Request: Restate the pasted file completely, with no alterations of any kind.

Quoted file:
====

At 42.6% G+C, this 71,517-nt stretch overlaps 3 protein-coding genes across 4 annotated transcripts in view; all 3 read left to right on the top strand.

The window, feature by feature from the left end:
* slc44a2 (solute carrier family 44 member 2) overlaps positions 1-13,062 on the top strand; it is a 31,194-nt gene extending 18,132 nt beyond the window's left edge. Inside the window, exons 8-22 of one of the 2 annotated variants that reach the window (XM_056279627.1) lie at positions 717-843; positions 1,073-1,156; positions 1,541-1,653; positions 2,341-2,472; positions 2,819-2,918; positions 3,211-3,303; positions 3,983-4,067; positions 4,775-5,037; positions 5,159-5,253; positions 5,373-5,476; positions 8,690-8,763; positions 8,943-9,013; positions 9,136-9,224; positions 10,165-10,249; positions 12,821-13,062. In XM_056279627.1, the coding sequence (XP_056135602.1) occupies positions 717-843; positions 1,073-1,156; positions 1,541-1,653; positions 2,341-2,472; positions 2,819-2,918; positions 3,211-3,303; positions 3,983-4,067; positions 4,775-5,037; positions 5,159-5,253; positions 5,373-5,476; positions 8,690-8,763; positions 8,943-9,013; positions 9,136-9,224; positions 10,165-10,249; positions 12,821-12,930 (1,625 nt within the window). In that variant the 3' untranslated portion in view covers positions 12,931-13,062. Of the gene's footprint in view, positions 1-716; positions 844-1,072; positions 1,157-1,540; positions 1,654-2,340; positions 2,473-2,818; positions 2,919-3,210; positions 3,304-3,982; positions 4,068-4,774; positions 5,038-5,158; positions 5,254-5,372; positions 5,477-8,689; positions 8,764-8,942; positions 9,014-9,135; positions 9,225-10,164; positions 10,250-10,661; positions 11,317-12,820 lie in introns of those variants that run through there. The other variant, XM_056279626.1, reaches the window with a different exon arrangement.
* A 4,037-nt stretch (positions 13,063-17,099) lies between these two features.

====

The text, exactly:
At 42.6% G+C, this 71,517-nt stretch overlaps 3 protein-coding genes across 4 annotated transcripts in view; all 3 read left to right on the top strand.

The window, feature by feature from the left end:
* slc44a2 (solute carrier family 44 member 2) overlaps positions 1-13,062 on the top strand; it is a 31,194-nt gene extending 18,132 nt beyond the window's left edge. Inside the window, exons 8-22 of one of the 2 annotated variants that reach the window (XM_056279627.1) lie at positions 717-843; positions 1,073-1,156; positions 1,541-1,653; positions 2,341-2,472; positions 2,819-2,918; positions 3,211-3,303; positions 3,983-4,067; positions 4,775-5,037; positions 5,159-5,253; positions 5,373-5,476; positions 8,690-8,763; positions 8,943-9,013; positions 9,136-9,224; positions 10,165-10,249; positions 12,821-13,062. In XM_056279627.1, the coding sequence (XP_056135602.1) occupies positions 717-843; positions 1,073-1,156; positions 1,541-1,653; positions 2,341-2,472; positions 2,819-2,918; positions 3,211-3,303; positions 3,983-4,067; positions 4,775-5,037; positions 5,159-5,253; positions 5,373-5,476; positions 8,690-8,763; positions 8,943-9,013; positions 9,136-9,224; positions 10,165-10,249; positions 12,821-12,930 (1,625 nt within the window). In that variant the 3' untranslated portion in view covers positions 12,931-13,062. Of the gene's footprint in view, positions 1-716; positions 844-1,072; positions 1,157-1,540; positions 1,654-2,340; positions 2,473-2,818; positions 2,919-3,210; positions 3,304-3,982; positions 4,068-4,774; positions 5,038-5,158; positions 5,254-5,372; positions 5,477-8,689; positions 8,764-8,942; positions 9,014-9,135; positions 9,225-10,164; positions 10,250-10,661; positions 11,317-12,820 lie in introns of those variants that run through there. The other variant, XM_056279626.1, reaches the window with a different exon arrangement.
* A 4,037-nt stretch (positions 13,063-17,099) lies between these two features.